Not only this but the two Dordrecht terminals have jetties for up to 265,000 m3, rail capacity and more than 30 locations for loading tank trucks, making it the ideal location for distribution business. As of now, the company handles bioethanol, chemicals and lubricants, as well as more bio-based fuels for the automotive and marine sectors instead. ‘By 2026, in Dordrecht, we aim to be fully operational with 65,000 m3 storage capacity. By the end of next year, in Antwerp, we will also have entered into phase two and we have a third phase which will start immediately after the second one has completed,’ says Voogt. The third phase will add another 70,000 m3 to Standic’s portfolio, bringing the total to 250,000 m3 of special chemical storage in Antwerp.
Standic’s phased approach to its expansion means that the team will have time to put the new infrastructure to market, while accommodating for its draft expansion. Voogt explains: ‘We currently have a draft of 11.5 m which will be expanded to 14 m in phase two.’
Customer service and flexibility
Standic offers tailor-made services to its customers and has designed specific tanks and infrastructure for them when required. ‘For example, for a specific customer in Antwerp, we have installed specific closed loops for its loadings and unloading. This reduces emissions from the chemicals, keeping gases contained within the system,’ says Voogt.
Standic also aids it customers with other services, not just storage. For non-EU customers, Standic can offer support by a dedicated Customs Team that handles all their customs-related matters, ensuring the highest standards of customer care. Standic listens to its customers and the current market as much as it can and adapts its services accordingly where possible. An example of this is Standic choosing to construct more stainless-steel tanks during expansion or reconstruction phases. ‘This is more expensive but, in the long run, it provides more customer flexibility and less maintenance, meaning better sustainability,’ says Voogt.
When designing and developing new terminals, the company involves its customers by holding discussions with them, and potential customers. This has become especially important in recent years due to the energy transition. Voogt says: ‘We are also preparing for future market requirements with renewable and circular products and waste streams. That’s one of the reasons we are expanding here in Dordrecht with another 65,000 m3 and building new tanks and infrastructure ready for future use.’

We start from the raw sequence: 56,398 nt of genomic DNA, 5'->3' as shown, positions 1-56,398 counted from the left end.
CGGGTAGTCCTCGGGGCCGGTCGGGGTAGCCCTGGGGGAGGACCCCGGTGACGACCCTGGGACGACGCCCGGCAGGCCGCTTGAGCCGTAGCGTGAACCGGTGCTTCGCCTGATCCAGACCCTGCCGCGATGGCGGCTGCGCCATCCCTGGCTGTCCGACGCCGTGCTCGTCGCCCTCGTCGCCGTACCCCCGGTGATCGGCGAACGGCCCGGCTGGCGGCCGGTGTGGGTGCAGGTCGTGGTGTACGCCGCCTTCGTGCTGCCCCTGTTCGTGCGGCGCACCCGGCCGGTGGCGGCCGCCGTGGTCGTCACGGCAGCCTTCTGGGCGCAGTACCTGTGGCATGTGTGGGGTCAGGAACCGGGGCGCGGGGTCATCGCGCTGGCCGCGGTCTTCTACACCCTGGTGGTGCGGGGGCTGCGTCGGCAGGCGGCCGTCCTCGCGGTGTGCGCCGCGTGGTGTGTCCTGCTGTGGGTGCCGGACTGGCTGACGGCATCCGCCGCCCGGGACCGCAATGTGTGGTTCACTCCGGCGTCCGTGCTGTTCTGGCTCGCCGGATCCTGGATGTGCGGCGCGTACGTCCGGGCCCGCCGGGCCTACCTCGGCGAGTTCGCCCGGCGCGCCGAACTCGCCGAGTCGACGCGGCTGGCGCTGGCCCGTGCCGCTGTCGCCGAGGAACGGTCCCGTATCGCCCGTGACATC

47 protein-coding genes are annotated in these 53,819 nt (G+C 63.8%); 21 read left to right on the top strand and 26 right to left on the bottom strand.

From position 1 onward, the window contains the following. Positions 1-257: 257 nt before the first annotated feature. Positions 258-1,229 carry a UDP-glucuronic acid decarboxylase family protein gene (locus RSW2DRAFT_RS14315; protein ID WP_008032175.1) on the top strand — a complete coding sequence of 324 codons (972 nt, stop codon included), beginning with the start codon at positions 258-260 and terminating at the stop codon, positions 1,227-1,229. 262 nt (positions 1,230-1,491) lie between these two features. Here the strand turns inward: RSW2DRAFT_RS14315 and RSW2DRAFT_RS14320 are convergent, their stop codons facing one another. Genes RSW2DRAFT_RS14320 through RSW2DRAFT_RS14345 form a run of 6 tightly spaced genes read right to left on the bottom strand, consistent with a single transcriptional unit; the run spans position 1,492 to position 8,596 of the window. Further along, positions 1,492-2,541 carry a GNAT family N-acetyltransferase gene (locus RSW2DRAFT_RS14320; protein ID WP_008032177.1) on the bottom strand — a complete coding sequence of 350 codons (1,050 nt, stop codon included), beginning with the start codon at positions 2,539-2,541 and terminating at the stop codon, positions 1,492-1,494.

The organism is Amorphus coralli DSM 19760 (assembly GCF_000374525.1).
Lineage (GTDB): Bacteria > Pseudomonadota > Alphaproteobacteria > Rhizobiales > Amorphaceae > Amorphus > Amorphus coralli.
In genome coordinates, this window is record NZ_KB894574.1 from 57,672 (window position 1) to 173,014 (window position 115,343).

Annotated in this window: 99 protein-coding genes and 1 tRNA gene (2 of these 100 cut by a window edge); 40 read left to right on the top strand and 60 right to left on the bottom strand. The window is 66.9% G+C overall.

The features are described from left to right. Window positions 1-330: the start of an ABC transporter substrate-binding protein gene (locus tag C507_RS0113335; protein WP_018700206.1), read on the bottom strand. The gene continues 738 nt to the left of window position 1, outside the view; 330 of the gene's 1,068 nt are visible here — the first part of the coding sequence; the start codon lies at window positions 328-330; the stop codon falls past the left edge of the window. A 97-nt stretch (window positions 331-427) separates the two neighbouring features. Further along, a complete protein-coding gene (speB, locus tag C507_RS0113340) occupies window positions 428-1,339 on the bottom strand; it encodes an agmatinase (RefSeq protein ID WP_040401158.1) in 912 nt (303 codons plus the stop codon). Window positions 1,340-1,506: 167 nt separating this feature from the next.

Standic’s sustainable practices
Standic is looking outside of the BeNeLux region and is in discussions regarding other European locations. ‘Our focus moving forward is facilitating customers sustainable solutions, and of course our own. We are always searching for new locations in the ARA regions, and even outside of this, to help facilitate the sustainable solutions Standic are putting into place,’ says Voogt.
Currently, the company is working with the Port of Rotterdam to investigate the application of shore power, for the vessels to be connected to the shore power network in Dordrecht. ‘In Antwerp, we have a vapour treatment system in place for the combustion of gases from the shipments and the breathing of the tanks. We use this residual heat to heat up the tanks and other systems at our location. With this we turn waste into energy and reduce the use of natural gas for central heating and the heating of tanks,’ says Voogt.
The tanks are placed on a concrete foundation with a foamglas insulation from Pittsburgh Corning Europe between the concrete bases and the bottom of the tanks, as another measurement to prevent heat loss to the bottom and reduce the use of energy for tank heating. ‘By investing in these sustainable systems now, we will be contributing towards a more sustainable future, and reducing costs in the long term,’ says Voogt.